The term sand dollar (also known as a sea cookie or snapper biscuit in New Zealand, or pansy shell in South Africa) refers to species of extremely flattened, burrowing sea urchins belonging to the order Clypeasteroida. Some species within the order, not quite as flat, are known as sea biscuits. Related animals include other sea urchins, sea cucumbers, and starfish. Sand dollars can also be called “sand cakes” or “cake urchins.”
The sand dollars found on the beach today are from an ancient group of animals that has lived in the oceans for millions of years. Their bodies are often agatized by nature and then found by people who polish them into gems. This sand dollar is an agatized specimen from Mexico.
The term “sand dollar” derives from the appearance of the tests (skeletons) of dead individuals after being washed ashore. The test lacks its velvet-like skin of spines and has often been bleached white by sunlight. To beachcombers of the past, this suggested a large, silver coin, such as the old Spanish dollar (diameter 38-40mm).
Other English names for the creatures include sand cake and cake urchin. In South Africa, they are known as pansy shells from their suggestion of a five-petaled garden flower. The Caribbean sand dollar or inflated sea biscuit, Clypeaster rosaceus, is thicker in height than most.
In Spanish-speaking areas of the Americas, the sand dollar is most often known as galleta de mar; the translated term is often encountered in English.
The various common terms (sand dollar, sea biscuit, etc.) sometimes appear printed in hyphenated forms (sand-dollar, sea-biscuit).
The sand dollar is particularly well adapted for burrowing in sandy substrates. Very small spines used for digging and crawling cover the entire surface of its body and are appressed backwards toward the posterior anus. The mouth is located in the centre of the body’s underside. The upper surface exhibits pentaradiate symmetry, with a pattern of five “petals” spreading out from the centre. Some species found stranded on the shores of North America have five or six slots, or lunules, through the test (external skeleton).
Structure and Function’s of Sand Dollar –
Sand dollar, common name for a marine animal in the same phylum as the starfish. Most sand dollars measure from 5 to 10 cm (2 to 4 inches) in diameter. Species of comparable size occur in shallow coastal waters throughout the rest of the world, except in Europe and Antarctica.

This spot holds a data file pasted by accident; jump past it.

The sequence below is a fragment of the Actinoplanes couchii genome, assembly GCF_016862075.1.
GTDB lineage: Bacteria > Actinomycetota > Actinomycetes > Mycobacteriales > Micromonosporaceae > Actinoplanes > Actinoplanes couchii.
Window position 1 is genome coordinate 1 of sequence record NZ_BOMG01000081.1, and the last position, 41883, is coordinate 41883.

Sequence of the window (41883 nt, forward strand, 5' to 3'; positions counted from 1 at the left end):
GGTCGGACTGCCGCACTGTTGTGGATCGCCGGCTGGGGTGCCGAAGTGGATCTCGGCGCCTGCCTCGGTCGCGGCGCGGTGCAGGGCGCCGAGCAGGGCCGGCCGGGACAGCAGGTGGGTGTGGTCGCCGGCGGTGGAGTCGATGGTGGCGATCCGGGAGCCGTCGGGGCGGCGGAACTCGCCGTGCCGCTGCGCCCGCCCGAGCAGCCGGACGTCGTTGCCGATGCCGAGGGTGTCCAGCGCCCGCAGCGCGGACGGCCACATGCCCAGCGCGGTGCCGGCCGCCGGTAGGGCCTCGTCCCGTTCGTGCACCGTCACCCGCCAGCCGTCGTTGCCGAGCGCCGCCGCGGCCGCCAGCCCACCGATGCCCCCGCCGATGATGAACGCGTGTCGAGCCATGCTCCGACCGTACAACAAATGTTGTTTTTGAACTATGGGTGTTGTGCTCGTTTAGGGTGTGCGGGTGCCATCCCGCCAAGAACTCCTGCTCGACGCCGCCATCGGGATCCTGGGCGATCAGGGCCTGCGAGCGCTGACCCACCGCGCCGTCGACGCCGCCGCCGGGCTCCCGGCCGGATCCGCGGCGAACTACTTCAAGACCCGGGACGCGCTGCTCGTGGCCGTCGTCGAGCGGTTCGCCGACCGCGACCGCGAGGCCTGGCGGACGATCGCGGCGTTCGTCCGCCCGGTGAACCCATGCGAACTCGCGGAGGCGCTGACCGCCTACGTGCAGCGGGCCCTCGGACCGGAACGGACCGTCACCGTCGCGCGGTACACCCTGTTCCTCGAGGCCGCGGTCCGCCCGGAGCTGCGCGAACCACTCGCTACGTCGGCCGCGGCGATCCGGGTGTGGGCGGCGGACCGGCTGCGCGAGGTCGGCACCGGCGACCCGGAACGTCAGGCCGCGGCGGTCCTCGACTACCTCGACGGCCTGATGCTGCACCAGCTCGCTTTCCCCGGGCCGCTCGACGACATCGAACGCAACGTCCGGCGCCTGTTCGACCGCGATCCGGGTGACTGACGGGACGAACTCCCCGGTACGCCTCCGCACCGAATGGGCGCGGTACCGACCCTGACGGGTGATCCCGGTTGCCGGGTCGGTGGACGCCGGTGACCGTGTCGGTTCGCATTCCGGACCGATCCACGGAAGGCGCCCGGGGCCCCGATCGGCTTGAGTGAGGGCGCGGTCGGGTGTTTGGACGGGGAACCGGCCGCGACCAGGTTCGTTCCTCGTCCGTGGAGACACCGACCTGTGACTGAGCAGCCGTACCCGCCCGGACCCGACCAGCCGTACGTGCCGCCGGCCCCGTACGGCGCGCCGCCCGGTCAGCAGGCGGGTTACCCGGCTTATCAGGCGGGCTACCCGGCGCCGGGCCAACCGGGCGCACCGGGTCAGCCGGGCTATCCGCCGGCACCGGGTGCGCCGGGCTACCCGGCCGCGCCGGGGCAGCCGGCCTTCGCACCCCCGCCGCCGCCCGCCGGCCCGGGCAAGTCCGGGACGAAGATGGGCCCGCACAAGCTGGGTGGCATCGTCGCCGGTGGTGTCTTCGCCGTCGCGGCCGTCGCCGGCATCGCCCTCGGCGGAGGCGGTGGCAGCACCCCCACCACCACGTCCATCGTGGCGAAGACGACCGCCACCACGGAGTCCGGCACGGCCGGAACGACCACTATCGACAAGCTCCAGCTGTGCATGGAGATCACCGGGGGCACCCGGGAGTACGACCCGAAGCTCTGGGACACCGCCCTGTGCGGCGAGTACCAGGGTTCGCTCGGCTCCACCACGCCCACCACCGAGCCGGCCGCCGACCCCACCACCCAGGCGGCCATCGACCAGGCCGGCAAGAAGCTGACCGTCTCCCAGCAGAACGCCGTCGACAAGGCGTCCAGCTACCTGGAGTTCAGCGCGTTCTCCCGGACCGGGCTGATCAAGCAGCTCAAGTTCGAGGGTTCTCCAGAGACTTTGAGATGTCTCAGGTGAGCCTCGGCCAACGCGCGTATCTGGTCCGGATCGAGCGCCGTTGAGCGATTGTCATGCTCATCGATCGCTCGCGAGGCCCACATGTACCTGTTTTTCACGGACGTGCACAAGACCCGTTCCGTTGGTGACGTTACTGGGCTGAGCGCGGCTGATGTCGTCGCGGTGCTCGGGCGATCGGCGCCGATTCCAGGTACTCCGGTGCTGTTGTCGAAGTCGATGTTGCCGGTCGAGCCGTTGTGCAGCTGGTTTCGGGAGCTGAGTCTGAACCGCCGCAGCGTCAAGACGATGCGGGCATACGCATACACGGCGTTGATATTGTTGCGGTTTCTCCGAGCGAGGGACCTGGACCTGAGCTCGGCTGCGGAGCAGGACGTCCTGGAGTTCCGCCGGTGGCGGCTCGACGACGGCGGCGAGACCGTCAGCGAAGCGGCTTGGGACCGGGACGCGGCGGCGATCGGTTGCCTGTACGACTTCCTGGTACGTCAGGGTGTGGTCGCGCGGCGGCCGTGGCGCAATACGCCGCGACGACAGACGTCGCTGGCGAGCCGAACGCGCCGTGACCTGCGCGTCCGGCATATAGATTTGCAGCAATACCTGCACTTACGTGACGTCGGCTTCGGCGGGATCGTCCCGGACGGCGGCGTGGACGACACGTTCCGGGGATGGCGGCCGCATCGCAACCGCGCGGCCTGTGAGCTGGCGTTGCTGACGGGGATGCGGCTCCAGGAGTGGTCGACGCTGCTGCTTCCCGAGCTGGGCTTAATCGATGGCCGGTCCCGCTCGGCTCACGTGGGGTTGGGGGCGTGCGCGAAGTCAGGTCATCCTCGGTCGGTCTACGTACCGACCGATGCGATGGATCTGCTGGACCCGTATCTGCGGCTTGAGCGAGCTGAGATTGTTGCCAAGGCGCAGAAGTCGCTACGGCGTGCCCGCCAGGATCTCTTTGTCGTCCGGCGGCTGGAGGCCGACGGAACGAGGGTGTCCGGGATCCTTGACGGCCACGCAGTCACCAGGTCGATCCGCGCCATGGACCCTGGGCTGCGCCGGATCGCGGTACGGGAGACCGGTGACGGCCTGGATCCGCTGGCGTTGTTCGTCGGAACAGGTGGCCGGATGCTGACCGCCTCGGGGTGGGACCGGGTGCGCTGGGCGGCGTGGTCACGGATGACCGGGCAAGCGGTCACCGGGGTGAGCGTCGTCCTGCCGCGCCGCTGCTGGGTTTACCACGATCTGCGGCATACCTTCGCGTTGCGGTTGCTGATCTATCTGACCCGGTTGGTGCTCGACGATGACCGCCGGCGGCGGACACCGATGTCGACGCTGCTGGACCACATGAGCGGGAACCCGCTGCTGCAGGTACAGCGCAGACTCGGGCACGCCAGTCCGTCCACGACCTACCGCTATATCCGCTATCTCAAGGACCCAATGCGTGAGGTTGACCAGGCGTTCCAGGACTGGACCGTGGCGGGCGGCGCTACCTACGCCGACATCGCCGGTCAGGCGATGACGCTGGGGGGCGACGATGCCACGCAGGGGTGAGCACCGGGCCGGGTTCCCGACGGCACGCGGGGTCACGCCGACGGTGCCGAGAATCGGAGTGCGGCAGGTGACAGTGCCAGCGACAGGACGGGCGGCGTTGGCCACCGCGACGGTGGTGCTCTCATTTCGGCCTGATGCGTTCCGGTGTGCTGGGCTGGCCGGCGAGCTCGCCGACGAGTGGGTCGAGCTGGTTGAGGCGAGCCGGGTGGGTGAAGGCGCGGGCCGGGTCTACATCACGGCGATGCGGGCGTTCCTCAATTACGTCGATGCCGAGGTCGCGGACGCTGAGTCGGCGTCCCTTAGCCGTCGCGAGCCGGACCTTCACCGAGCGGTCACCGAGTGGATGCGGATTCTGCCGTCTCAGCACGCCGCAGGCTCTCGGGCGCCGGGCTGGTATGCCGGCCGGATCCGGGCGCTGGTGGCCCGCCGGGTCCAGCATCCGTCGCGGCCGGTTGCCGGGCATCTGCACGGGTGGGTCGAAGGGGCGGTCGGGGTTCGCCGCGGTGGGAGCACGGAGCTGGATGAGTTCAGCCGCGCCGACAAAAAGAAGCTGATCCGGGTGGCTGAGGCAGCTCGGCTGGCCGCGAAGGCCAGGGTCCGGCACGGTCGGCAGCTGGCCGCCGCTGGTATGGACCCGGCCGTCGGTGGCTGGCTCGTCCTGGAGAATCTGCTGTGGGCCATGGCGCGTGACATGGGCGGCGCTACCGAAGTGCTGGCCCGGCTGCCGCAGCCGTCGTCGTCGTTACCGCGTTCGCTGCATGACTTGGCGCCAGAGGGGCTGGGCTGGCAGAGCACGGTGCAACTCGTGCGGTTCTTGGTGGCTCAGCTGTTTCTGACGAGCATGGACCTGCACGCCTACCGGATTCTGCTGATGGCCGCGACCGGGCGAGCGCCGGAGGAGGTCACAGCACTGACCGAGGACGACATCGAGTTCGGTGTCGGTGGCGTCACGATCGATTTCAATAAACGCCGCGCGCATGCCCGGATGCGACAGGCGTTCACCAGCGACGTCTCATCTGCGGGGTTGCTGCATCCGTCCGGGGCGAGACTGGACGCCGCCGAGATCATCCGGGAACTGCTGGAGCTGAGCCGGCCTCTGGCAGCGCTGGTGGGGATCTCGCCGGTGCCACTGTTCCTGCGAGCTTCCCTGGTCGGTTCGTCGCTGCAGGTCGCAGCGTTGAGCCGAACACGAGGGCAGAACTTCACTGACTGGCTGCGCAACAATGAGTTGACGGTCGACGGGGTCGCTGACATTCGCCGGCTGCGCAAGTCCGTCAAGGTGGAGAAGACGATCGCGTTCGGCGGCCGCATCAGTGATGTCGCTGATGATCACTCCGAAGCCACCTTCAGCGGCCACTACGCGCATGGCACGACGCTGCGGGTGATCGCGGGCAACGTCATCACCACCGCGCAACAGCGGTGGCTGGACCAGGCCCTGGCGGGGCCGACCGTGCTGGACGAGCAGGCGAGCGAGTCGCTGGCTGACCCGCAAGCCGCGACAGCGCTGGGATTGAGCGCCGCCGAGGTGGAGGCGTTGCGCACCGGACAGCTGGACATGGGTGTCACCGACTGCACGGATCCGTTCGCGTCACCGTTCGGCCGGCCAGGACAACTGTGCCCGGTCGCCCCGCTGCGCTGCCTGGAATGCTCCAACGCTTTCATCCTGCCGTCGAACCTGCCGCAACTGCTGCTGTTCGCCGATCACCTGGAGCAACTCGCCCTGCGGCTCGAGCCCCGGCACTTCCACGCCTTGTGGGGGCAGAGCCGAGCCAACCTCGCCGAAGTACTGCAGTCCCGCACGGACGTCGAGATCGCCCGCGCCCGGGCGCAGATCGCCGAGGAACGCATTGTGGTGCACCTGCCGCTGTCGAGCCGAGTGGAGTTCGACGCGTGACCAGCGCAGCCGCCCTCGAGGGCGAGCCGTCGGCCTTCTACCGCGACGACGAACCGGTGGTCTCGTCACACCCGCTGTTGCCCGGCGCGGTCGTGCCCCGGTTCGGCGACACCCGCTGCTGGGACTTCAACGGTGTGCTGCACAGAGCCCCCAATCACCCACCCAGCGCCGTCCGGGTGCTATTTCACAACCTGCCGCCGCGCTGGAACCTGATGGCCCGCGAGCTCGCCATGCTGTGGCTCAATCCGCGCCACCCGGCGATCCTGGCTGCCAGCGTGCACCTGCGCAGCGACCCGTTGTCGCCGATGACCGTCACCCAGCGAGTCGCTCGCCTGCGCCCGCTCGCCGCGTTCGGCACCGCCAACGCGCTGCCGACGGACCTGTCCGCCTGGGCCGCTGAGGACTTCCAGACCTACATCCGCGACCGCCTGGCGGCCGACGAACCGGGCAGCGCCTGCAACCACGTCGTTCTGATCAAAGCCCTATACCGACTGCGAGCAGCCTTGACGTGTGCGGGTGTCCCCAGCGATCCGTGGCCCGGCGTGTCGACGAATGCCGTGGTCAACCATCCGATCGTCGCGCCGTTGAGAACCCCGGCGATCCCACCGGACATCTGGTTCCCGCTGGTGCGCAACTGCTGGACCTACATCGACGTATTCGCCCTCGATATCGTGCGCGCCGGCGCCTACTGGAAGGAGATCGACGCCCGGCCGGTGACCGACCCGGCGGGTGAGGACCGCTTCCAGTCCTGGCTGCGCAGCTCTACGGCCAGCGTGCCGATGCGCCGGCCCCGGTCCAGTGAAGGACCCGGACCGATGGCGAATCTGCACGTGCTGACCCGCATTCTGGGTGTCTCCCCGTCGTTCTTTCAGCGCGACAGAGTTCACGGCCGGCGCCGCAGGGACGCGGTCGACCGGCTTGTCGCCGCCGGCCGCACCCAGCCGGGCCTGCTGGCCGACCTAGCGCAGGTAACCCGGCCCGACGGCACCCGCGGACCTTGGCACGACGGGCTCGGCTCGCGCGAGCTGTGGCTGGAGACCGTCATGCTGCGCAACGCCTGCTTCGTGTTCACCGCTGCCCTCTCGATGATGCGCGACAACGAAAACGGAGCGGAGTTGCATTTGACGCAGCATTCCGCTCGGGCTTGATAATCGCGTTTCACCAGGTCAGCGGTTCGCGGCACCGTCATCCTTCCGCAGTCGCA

The sand dollar has a rigid, flattened, disk-shaped test, or shell, made of firmly united plates lying just beneath the thin skin. Small spines that densely cover the test enable the animal to burrow in sand just below the surface. Like other members of its class, the sand dollar is radially symmetrical. It also shows evidence of a secondary bilateral symmetry, i.e., the mouth is centered on the oral (under) surface, but the anus lies near the rear edge of the test. Tube feet are similar to those in other echinoderms and are used for locomotion and to convey small food particles, mostly organic matter found in sand, to the mouth. Tube feet on the upper surface are used for respiration.
The bodies of adult sand dollars, like those of other echinoids, display radial symmetry. The petal-like pattern in sand dollars consists of five paired rows of pores. The pores are perforations in the endoskeleton through which podia for gas exchange project from the body. The mouth of the sand dollar is located on the bottom of its body at the center of the petal-like pattern.
Unlike other urchins, the bodies of sand dollars also display secondary front-to-back bilateral symmetry. The anus of sand dollars is located at the back rather than at the top as in most urchins, with many more bilateral features appearing in some species. These result from the adaptation of sand dollars, in the course of their evolution, from creatures that originally lived their lives on top of the seabed (epibenthos) to creatures that burrow beneath it (endobenthos).
Sand dollars differ from the closely related heart urchins by their shorter spines and more flattened shape. More convex, short-spined sand dollars are called sea biscuits. Sand dollars are abundant on the sandy bottom of deeper waters on both the Atlantic and Pacific coasts. They are classified in the phylum Echinodermata , class Echinoidea, order Clypeastroida.
The common sand dollar, Echinarachnius parma, is widespread from the intertidal zone to considerable depths in the ocean waters of the Northern Hemisphere. It can be found in temperate and tropical zones. The keyhole sand dollar (three species, genus Mellita) is found on a wide range of coasts in and around the Caribbean Sea.
Sand dollars like shallow waters, not far below the tide line. And they can congregate in bunches up to 600 or more in a square yard. When a sand dollar dies, its flesh quickly decomposes or gets eaten by smaller organisms. When a skeleton washes onshore, it’s bleached white.
Evolution of Sand Dollar: The ancestors of sand dollars diverged from the other irregular echinoids, namely the cassiduloids, during the early Jurassic, with the first true sand dollar genus, Togocyamus, arising during the Paleocene. Soon after Togocyamus, more modern-looking groups emerged during the Eocene.
Folklore of Sand Dollar: A variety of imaginative associations have been made by idle beachcombers who run across the bleached skeletons of dead sand dollars. They are sometimes said to represent coins lost by mermaids or the people of Atlantis. Christian missionaries found symbolism in the fivefold radial pattern and dove-shaped internal structures, and a card with an anonymous poem explaining the legend is often given in conjunction with the sale of a sand dollar by merchants. The story compares the holes with the crucifixion wounds of Christ, and other features with the Star of Bethlehem, an Easter lily, a poinsettia, and doves.